Since migrating to Discourse, we’ve added two new categories to the system: Chef Delivery, and Chef Forums Feedback. Many members had the Chef Delivery category ‘muted’ in their preferences. If you’d like to see these messages, please un-mute this category in your preferences.

Discourse is not a mailing list. It offers a much nicer and feature-rich web user interface. Discourse offers capabilities that go beyond a mailing list that I encourage you to explore. I truly believe this will lead to much more productive and engaging conversations that we were able to have with our legacy mailing list.

In addition to the Discourse team, @coderanger has been very helpful in smoothing out the rough edges of the migration and helping us get the new system configured. Thank you, Noah.

We and the team at Discourse are extremely interested in your feedback. What can we do to improve your experience? Please post feedback as a reply to this message or start new threads in the Chef Forums Feedback category.


On Thu, 2015-11-12 at 06:39 +0000, nathenharvey wrote:

Great. So I replied to this thread by e-mail and as you can see by the previous posting, Discourse truncated the whole thing. And I didn’t even receive a copy of my post via e-mail. Maybe that’s a per-user option or something. I would think that should default to enabled for an established mailing list trying to move to discourse since it embraces the element of least surprise.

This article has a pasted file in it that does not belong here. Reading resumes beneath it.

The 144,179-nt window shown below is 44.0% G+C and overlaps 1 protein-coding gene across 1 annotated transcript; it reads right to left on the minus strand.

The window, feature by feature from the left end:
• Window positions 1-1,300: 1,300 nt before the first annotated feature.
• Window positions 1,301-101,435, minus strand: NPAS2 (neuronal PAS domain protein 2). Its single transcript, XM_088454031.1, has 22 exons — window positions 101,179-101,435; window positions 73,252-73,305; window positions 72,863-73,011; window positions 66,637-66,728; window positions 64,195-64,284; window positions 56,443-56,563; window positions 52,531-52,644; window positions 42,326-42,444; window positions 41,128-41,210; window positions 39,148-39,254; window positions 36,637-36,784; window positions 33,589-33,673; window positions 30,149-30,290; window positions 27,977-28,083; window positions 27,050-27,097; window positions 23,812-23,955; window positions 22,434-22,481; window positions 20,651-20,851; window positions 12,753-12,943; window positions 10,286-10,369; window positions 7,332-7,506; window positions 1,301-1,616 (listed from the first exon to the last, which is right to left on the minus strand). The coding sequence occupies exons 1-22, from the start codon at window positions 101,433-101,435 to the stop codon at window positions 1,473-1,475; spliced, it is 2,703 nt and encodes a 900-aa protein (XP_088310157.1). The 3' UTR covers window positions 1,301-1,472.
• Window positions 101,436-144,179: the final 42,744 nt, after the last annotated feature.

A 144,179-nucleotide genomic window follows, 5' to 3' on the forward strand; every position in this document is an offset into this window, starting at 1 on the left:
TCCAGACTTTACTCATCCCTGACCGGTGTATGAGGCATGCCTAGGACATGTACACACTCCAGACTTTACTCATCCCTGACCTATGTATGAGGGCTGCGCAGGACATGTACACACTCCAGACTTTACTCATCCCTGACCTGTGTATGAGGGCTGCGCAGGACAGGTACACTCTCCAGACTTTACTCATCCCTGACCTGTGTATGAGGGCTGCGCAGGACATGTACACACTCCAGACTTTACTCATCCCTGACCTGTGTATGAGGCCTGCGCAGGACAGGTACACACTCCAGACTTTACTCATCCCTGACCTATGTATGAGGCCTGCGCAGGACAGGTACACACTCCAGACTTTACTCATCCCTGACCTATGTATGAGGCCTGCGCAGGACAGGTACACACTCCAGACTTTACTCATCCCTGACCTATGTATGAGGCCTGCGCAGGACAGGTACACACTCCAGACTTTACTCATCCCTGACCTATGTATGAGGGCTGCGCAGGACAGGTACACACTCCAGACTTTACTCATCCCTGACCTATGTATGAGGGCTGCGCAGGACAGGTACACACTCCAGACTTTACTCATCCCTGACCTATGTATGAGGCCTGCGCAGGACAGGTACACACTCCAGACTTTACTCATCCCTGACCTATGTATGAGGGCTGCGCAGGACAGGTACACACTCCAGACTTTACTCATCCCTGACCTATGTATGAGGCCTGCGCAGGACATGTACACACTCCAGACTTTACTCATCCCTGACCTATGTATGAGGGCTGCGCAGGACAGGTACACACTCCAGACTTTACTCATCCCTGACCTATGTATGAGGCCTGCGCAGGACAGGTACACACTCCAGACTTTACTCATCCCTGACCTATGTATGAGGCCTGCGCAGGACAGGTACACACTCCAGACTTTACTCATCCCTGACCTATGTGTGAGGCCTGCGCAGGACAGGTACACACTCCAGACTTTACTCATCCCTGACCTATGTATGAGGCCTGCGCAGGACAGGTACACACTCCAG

How do we get a ticket filed about this bug?


Note that due to the fubar above, I am replying to this using the web interface, which is something I hate doing. Web interfaces typically have pretty poor, featureless editors. Please get the issue that truncated my e-mail reply above fixed ASAP. I will be refraining from making future posts (i.e. answering questions, etc.) until it is fixed. I will NOT be coming to the web interface to interact with this list.

But I can reply to messages like it were? I guess we will see if/when this one is posted/distributed.